Examination tools for studying epithelial thickness comprise several imaging devices such as scanning high frequency ultrasound (HF-UBM, Artemis), confocal microscopy and anterior segment optical coherence tomography (AS-OCT). The later provides optical corneal sections and simultaneously pachymetric data through interpolation of successive radially oriented B-scans. The most advanced AS-OCTs currently use spectral-domain Fourier analysis (SD-OCT), providing significantly higher speed and better resolution compared to earlier, time-domain tomographers (TD-OCT). The additional feature of an AS-OCT system is the 3D imaging of the corneal epithelium. This provides a practical clinical tool for mapping corneal epithelium in vivo, with the advantage of intact, rapid data acquisition. In our center, we use both the RTVue-100 and the Avanti systems (Optovue) as valuable tools for our everyday clinical practice as well as for our clinical research purposes. Our team has published extensive studies on the behavior of the epithelium in a variety of ophthalmic conditions.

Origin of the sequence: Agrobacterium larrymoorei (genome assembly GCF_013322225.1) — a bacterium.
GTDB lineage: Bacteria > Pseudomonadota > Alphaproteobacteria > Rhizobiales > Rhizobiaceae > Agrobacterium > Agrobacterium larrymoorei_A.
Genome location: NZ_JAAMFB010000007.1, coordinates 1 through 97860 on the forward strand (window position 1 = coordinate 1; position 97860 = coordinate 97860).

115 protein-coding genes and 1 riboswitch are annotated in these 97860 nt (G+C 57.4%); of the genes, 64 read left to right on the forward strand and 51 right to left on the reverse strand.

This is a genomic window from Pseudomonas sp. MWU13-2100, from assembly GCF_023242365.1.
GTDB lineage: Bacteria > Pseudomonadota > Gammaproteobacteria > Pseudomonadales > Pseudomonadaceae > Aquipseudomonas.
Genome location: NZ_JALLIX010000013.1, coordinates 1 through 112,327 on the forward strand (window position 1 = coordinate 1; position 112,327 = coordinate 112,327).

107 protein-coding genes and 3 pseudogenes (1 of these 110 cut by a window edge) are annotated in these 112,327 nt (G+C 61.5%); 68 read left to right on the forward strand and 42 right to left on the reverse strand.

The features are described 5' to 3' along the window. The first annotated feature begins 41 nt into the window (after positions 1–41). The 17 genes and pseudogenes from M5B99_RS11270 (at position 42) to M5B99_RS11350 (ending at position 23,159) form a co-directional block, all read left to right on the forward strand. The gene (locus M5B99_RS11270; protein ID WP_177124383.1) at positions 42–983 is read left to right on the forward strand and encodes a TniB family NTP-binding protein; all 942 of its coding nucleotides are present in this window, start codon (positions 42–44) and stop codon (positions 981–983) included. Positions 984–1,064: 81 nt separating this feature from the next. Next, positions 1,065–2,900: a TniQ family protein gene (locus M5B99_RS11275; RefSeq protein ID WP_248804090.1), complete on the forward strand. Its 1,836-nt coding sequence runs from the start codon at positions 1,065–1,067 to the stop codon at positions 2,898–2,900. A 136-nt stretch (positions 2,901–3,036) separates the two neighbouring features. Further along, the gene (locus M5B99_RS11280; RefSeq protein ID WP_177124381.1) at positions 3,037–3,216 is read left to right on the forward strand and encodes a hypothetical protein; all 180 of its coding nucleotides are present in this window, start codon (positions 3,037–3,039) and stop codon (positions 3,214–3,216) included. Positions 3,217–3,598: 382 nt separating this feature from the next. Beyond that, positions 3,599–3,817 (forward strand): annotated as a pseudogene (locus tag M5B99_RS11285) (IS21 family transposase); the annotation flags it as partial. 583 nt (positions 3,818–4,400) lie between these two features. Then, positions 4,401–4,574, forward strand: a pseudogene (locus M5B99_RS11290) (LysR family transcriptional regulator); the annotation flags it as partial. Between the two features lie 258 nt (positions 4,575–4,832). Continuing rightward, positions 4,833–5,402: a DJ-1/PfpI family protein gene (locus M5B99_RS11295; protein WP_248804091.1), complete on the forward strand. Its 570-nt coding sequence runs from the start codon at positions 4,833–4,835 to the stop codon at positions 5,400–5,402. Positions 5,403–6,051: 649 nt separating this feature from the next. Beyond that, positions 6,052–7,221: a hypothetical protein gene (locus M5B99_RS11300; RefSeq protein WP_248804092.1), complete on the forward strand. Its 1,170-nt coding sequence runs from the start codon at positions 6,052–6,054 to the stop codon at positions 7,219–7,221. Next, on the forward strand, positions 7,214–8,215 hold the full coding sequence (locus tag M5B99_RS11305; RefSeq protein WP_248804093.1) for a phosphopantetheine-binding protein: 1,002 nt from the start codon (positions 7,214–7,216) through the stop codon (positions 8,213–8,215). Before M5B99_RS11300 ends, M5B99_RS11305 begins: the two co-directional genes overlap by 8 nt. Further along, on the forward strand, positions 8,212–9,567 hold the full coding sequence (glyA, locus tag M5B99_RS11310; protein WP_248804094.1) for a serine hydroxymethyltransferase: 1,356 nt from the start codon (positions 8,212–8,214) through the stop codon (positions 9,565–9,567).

The following is a summary of our current knowledge

The corneal epithelium in normal eyes: The distribution of epithelial maps has been studied in 373 normal subjects. Epithelial pachymetry shows a nearly normal distribution with a mean thickness of 53.28±3.34 microns (range 45-60 μm), while the topographical variation (variability) is 1.78±0.78 microns. The corneal epithelium was also found to be slightly thicker in the lower half of the cornea. Α positive correlation between age and epithelial pachymetric abnormality was also observed (increase abnormality of the epithelium with age).1